When the creative force behind some of the most storied spectacles of the late 20th and early 21st century puts his name to a consumer entertainment vehicle, the bar is set pretty high. But such is the genius – as well as the optimism and charm – of Jean Paul Gaultier that his Fashion Freak Show more than clears it.
Sumptuous and enthralling, Gaultier has created 100 costumes to form 400 outfits on a cast of 18 performers – singers, dancers, circus performers – each at the top of their game. Yet whilst it is without question a feast of aesthetic glory, Monsieur Gaultier’s show – co-directed with Tonie Marshall with musical arrangement and orchestration by the legendary Nile Rogers – also tells a beautiful, simple and uplifting story of a different and very special boy who found his place in the world.
Combining cabaret elements with almost stadium rock level projections and the very best of super-club ambience (even if the crowd remains relatively sedate and seated), Jean Paul Gaultier Fashion Freak Show is fundamentally a biographical musical meets artistic retrospective. We start at the beginning, via film featuring Almodóvar super-star Rossy de Palma as the future design legend’s teacher attempting to humiliate the boy for sketching in class (depicted in a highly stylised way, of course). But, in so many ways, Gaultier is extraordinary. The attempted bullying fails because peers immediately spot his talent and crave his drawings and other creative output. From the get-go, it’s reassuring that this theatrical experience will, rather unpredictably for a high fashion icon, be one of triumph and encouragement rather than angst and anguish.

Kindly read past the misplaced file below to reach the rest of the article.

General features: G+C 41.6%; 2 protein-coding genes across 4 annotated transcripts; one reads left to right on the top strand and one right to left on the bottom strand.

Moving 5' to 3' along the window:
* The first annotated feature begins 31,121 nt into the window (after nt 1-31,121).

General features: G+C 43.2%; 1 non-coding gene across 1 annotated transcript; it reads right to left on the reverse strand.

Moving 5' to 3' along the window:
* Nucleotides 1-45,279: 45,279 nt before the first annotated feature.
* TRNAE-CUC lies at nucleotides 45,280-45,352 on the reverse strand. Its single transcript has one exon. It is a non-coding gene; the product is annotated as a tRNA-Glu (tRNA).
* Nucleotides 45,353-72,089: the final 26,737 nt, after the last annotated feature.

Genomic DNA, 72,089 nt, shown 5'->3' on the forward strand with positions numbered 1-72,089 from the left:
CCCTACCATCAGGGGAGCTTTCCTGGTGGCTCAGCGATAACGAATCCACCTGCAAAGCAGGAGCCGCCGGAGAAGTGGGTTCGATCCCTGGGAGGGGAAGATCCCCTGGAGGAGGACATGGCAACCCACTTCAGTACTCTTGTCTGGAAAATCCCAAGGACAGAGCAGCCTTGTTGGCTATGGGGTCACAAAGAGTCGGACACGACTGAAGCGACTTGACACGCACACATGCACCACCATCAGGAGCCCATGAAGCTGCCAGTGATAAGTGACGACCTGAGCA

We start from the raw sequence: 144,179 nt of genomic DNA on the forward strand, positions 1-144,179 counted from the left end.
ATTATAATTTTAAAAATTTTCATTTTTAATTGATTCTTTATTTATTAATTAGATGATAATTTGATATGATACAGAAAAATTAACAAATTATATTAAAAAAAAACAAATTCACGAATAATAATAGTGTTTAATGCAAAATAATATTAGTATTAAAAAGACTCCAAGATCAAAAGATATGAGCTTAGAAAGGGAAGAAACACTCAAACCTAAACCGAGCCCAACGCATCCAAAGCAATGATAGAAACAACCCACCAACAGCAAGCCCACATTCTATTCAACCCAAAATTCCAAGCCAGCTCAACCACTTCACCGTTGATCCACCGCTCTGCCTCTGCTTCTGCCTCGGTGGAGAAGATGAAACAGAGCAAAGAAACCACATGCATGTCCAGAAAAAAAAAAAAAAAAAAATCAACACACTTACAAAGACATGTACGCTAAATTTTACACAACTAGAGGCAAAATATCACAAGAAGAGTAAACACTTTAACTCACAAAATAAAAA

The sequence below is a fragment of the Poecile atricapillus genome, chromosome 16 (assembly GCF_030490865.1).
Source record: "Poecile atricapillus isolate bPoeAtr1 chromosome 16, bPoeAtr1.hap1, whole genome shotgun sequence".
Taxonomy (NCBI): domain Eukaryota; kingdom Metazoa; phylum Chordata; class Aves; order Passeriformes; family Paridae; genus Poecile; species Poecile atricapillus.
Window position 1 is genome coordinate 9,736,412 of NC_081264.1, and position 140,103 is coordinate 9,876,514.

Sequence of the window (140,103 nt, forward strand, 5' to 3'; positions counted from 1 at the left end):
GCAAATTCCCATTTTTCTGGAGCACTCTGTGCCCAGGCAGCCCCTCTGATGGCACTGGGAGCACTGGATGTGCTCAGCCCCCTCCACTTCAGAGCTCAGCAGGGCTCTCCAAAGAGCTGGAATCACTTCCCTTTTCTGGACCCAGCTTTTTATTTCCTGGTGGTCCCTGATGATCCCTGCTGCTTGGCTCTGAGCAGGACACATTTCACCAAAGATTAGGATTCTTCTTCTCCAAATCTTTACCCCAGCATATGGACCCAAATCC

Various musical numbers, ranging from torch song arrangements sung by Haylen to extravagant, up-tempo dance pieces choreographed by Marion Motin, take us through time and place in a linear sequence. The visualisation of the era with Pierre Cardin is particularly stunning as are so many other tableaux that follow – with vignettes including punk, Paris’ Palace nightclub and the underbelly of 80s Soho, amongst others.
Whilst Freak Show is predominantly about visual and aural sensation, it also has soul and pathos. Gaultier masterfully tells the story of falling in love by showing us a double-size iconic Breton jersey worn together by him and his partner, joined and cosseted in a single garment. When the AIDS epidemic emerges in a future scene and voices within the nightclub ask ‘Ou est Patrick? Ou est…?’ it is with the lightest, but most affecting, of touches that we share grief through the simple image of the double jumper now occupied by one: beautiful and heart-breaking.
Uplifting and visually glorious, this ‘freak show’ is also just plain old fun. It is profoundly sexy but not for one second tacky, even if playful and decidedly not highbrow. Explicit in its celebration of diverse expressions of beauty, the show never even skirts tokenism or finger-wagging. On one hand, it’s like going to a blockbuster art exhibition in which all the work comes to you (perfect for the tired feet of the Gen-Xers who grew up with JPG). On the other hand, it offers every impulse and imperative to dance and no one will stop you – so get your freak on. As the maestro himself exhorts, ‘Embrace your freak. Le freak, c’est chic.’
If you grew up with Jean Paul Gaultier, treat yourself to something both historically rewarding but absolutely future-facing. If the era of Eurotrash or the first masculine haute-couture presentations featuring men in skirts pre-dates you, enrich yourself with the story and style of the man without whom there would be no Alexander McQueen or Harry Styles. A true treat and excellent value for money, Fashion Freak Show will profit and delight you.Read more at:blue prom dresses | black prom dress